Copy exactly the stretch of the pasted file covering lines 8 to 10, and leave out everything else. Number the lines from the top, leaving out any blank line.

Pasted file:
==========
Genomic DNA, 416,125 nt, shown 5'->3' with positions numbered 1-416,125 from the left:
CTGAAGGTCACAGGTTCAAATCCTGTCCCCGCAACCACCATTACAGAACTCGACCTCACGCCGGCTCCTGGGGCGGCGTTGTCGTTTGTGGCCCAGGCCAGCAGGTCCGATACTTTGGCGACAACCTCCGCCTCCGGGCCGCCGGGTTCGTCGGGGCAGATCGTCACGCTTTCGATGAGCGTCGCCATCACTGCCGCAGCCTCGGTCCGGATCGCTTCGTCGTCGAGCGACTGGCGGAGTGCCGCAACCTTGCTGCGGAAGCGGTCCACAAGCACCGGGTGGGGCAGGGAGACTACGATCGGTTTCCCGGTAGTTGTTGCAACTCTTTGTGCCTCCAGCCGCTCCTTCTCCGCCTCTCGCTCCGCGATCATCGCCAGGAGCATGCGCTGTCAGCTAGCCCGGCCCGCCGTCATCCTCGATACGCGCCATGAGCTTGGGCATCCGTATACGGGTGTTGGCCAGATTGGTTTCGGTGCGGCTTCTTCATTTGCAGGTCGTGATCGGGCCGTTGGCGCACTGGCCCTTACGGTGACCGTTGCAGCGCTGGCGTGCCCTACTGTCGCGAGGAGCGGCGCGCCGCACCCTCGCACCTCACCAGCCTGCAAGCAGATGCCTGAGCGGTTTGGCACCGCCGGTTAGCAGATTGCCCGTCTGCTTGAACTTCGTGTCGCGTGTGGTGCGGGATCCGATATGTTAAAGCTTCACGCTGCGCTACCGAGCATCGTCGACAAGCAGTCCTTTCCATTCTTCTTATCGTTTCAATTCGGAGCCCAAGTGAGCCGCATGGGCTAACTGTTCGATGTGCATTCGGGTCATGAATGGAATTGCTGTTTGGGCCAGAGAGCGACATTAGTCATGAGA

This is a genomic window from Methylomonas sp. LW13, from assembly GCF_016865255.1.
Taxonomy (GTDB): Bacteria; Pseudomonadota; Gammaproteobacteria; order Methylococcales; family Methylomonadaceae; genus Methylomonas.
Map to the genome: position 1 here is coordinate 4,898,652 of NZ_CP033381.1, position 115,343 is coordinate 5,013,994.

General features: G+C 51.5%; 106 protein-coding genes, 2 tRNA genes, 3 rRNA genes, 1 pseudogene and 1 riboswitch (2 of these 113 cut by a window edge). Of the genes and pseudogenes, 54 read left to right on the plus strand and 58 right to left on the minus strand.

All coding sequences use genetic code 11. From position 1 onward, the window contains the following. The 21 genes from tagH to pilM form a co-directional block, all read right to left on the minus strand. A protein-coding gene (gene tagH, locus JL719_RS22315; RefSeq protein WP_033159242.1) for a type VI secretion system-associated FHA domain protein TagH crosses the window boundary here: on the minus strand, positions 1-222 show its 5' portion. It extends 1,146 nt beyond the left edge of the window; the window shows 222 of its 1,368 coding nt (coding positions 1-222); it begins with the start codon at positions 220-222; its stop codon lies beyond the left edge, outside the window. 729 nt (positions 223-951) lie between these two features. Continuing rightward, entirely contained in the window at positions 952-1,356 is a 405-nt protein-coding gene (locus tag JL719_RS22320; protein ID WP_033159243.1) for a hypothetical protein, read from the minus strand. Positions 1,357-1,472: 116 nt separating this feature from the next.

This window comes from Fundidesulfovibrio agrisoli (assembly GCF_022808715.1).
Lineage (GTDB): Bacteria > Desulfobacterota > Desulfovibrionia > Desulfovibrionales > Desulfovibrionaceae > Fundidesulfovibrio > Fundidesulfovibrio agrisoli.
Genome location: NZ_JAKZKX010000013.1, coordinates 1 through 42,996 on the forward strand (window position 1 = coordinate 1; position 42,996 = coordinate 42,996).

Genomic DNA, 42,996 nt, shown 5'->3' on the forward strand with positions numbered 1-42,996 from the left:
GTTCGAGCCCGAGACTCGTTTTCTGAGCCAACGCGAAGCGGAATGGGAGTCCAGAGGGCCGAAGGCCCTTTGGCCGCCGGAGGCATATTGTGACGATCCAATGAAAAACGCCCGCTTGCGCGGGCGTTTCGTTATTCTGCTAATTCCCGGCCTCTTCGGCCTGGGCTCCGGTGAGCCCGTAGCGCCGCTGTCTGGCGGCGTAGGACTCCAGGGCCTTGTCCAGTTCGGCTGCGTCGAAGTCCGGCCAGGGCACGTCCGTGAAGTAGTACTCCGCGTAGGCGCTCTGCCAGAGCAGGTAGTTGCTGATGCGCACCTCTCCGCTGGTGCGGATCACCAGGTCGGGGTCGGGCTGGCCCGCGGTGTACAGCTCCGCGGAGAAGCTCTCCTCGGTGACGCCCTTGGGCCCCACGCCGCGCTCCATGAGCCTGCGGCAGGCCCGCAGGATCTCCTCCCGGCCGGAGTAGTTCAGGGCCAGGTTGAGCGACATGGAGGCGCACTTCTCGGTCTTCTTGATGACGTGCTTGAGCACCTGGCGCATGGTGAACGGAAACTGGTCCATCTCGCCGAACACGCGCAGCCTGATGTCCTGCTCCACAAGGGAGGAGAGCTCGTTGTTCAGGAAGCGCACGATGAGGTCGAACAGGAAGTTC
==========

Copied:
This window comes from Fundidesulfovibrio agrisoli (assembly GCF_022808715.1).
Lineage (GTDB): Bacteria > Desulfobacterota > Desulfovibrionia > Desulfovibrionales > Desulfovibrionaceae > Fundidesulfovibrio > Fundidesulfovibrio agrisoli.
Genome location: NZ_JAKZKX010000013.1, coordinates 1 through 42,996 on the forward strand (window position 1 = coordinate 1; position 42,996 = coordinate 42,996).